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Los Angeles County Bar Association
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Halting the Deposition
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Before you halt the deposition, make sure the record reflects any offensive comments or conduct by opposing counsel that can be used as the basis for a motion before the court. For example, if opposing counsel employs gestures, make sure you identify them for the record: "Despite my numerous protests, opposing counsel continues to nod his head to coach his client yes or no to my questions." You may also choose to keep all your conversations with opposing counsel on the record.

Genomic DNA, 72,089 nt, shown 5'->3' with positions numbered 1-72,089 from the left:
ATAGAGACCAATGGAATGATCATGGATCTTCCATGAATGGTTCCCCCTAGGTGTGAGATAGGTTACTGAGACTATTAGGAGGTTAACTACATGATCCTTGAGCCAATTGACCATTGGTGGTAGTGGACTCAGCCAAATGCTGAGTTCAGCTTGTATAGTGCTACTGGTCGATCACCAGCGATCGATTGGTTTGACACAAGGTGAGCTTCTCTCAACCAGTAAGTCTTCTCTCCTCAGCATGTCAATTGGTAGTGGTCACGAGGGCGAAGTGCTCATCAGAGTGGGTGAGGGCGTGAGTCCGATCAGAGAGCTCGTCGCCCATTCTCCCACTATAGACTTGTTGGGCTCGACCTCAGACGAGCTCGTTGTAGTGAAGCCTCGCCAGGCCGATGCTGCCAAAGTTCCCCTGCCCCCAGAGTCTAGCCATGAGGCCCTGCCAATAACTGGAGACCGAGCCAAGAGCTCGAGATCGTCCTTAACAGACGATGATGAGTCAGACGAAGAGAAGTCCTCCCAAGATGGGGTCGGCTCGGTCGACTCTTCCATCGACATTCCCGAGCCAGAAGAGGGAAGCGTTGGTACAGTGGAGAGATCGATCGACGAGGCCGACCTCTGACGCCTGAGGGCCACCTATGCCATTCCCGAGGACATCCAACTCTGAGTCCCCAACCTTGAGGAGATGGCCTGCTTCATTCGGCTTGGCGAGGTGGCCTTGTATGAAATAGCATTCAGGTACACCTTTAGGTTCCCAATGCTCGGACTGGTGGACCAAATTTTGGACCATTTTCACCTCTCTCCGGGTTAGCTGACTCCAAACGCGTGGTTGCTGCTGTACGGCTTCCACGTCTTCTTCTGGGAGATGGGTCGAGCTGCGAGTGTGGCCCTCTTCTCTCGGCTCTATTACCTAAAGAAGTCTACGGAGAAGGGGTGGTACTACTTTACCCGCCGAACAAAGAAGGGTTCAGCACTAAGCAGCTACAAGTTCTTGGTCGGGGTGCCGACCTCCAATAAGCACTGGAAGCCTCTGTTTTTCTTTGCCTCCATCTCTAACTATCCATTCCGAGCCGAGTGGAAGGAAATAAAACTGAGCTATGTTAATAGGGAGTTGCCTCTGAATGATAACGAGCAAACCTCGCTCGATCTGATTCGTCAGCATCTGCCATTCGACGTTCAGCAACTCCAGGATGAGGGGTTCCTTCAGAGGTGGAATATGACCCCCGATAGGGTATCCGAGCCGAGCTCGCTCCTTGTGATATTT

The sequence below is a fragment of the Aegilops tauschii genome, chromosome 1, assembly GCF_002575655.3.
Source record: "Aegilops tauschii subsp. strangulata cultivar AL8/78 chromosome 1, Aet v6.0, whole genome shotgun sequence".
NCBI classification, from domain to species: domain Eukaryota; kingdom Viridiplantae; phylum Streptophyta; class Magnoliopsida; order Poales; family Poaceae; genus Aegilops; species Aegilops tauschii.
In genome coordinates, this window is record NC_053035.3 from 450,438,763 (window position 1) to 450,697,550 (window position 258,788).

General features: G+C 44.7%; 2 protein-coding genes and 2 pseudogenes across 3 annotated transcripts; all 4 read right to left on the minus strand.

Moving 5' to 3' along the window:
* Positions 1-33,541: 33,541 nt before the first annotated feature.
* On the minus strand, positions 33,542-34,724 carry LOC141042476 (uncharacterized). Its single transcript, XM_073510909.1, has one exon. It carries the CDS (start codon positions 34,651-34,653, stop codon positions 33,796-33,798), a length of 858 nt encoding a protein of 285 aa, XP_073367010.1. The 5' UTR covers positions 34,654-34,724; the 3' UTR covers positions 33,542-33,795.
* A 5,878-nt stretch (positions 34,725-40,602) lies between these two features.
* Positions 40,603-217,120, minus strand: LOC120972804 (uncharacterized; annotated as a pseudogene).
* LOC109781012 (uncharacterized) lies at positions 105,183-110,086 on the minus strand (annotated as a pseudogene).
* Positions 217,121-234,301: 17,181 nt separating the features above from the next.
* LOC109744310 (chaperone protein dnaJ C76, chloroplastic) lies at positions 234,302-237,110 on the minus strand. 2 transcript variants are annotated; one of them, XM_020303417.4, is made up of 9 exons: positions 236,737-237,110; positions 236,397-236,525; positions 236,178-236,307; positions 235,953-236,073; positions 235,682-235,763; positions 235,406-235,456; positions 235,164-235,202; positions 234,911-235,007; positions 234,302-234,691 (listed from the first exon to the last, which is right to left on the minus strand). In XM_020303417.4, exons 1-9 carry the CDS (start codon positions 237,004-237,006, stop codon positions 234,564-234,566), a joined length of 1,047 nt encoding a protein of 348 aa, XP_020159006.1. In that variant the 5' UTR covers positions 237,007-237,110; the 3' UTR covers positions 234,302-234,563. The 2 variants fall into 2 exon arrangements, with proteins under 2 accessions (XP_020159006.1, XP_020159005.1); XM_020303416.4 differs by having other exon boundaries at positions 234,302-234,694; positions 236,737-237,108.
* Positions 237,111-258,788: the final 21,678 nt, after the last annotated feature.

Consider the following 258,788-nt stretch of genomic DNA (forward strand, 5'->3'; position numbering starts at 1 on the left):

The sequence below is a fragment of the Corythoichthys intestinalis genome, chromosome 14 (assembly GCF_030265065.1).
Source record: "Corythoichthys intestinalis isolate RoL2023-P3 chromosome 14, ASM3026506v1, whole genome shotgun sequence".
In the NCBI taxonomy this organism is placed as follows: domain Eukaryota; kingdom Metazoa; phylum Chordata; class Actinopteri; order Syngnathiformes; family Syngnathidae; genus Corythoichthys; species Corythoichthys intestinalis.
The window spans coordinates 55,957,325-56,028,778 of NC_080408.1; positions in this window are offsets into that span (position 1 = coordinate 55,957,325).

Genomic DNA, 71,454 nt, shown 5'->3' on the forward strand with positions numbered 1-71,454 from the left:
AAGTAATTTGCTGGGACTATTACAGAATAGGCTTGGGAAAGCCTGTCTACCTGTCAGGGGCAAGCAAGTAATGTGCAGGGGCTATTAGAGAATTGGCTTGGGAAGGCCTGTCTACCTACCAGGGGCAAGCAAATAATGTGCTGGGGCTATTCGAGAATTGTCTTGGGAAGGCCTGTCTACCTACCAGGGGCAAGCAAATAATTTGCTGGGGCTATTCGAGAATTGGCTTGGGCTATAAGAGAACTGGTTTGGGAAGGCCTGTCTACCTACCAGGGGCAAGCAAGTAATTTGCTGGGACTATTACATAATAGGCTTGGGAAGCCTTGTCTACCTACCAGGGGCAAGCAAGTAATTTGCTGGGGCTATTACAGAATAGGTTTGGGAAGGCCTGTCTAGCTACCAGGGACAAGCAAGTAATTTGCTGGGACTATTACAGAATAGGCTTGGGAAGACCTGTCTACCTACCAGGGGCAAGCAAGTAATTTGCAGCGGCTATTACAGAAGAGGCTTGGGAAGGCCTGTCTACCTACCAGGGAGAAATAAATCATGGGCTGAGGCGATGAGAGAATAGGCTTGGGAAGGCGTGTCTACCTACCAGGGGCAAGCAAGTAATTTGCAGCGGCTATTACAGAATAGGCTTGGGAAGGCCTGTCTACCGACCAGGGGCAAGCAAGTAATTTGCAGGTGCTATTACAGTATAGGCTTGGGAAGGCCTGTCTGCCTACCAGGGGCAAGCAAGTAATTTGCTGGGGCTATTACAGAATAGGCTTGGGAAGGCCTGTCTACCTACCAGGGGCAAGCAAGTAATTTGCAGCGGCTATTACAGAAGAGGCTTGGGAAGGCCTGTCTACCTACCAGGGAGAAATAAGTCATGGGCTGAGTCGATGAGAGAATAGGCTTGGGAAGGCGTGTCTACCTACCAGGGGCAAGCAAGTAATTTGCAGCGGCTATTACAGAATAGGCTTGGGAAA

If you anticipate that your questions may result in this type of confrontation, be prepared.  Discuss this issue with the partner on the case and the strategy to employ.  Print out a copy of Code of Civil Procedure Section 2025(m)(4) and attach it to your outline, having studied the requirements beforehand.  If the deposition reaches this point, you have two choices.  First, you could agree to ask non-objectionable questions and preserve on the record the objectionable questions for a later motion.  Second, if the circumstances warrant it, you can halt the deposition pursuant to this section, citing the code on the record and the reasons for doing so.  You may want to prepare this portion in writing, as well.

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